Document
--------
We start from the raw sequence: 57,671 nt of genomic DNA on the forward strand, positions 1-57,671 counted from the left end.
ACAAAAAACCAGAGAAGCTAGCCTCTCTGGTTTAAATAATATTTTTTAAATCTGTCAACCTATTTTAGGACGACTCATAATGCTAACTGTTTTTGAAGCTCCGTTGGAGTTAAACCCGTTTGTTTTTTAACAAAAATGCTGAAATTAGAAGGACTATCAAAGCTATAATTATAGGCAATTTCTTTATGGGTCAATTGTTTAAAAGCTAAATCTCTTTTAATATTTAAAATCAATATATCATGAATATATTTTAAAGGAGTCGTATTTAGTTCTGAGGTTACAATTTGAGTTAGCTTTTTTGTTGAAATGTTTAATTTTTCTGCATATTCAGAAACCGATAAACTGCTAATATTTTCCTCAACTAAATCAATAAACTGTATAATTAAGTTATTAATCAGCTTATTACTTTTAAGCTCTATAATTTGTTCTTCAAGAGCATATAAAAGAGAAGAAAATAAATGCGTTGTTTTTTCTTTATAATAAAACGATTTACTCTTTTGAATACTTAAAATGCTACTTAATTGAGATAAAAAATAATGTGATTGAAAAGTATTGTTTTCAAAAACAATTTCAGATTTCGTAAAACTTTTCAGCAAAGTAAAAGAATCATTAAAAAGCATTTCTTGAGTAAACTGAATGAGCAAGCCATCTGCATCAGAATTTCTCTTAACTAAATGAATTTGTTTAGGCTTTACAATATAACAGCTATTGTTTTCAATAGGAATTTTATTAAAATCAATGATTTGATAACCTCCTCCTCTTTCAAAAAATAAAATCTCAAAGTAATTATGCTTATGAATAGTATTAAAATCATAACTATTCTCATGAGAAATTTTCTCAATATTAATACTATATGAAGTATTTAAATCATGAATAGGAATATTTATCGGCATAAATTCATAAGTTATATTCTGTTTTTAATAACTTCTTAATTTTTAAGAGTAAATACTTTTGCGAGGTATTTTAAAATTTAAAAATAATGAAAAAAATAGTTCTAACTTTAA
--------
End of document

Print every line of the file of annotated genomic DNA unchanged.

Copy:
We start from the raw sequence: 57,671 nt of genomic DNA on the forward strand, positions 1-57,671 counted from the left end.
ACAAAAAACCAGAGAAGCTAGCCTCTCTGGTTTAAATAATATTTTTTAAATCTGTCAACCTATTTTAGGACGACTCATAATGCTAACTGTTTTTGAAGCTCCGTTGGAGTTAAACCCGTTTGTTTTTTAACAAAAATGCTGAAATTAGAAGGACTATCAAAGCTATAATTATAGGCAATTTCTTTATGGGTCAATTGTTTAAAAGCTAAATCTCTTTTAATATTTAAAATCAATATATCATGAATATATTTTAAAGGAGTCGTATTTAGTTCTGAGGTTACAATTTGAGTTAGCTTTTTTGTTGAAATGTTTAATTTTTCTGCATATTCAGAAACCGATAAACTGCTAATATTTTCCTCAACTAAATCAATAAACTGTATAATTAAGTTATTAATCAGCTTATTACTTTTAAGCTCTATAATTTGTTCTTCAAGAGCATATAAAAGAGAAGAAAATAAATGCGTTGTTTTTTCTTTATAATAAAACGATTTACTCTTTTGAATACTTAAAATGCTACTTAATTGAGATAAAAAATAATGTGATTGAAAAGTATTGTTTTCAAAAACAATTTCAGATTTCGTAAAACTTTTCAGCAAAGTAAAAGAATCATTAAAAAGCATTTCTTGAGTAAACTGAATGAGCAAGCCATCTGCATCAGAATTTCTCTTAACTAAATGAATTTGTTTAGGCTTTACAATATAACAGCTATTGTTTTCAATAGGAATTTTATTAAAATCAATGATTTGATAACCTCCTCCTCTTTCAAAAAATAAAATCTCAAAGTAATTATGCTTATGAATAGTATTAAAATCATAACTATTCTCATGAGAAATTTTCTCAATATTAATACTATATGAAGTATTTAAATCATGAATAGGAATATTTATCGGCATAAATTCATAAGTTATATTCTGTTTTTAATAACTTCTTAATTTTTAAGAGTAAATACTTTTGCGAGGTATTTTAAAATTTAAAAATAATGAAAAAAATAGTTCTAACTTTAA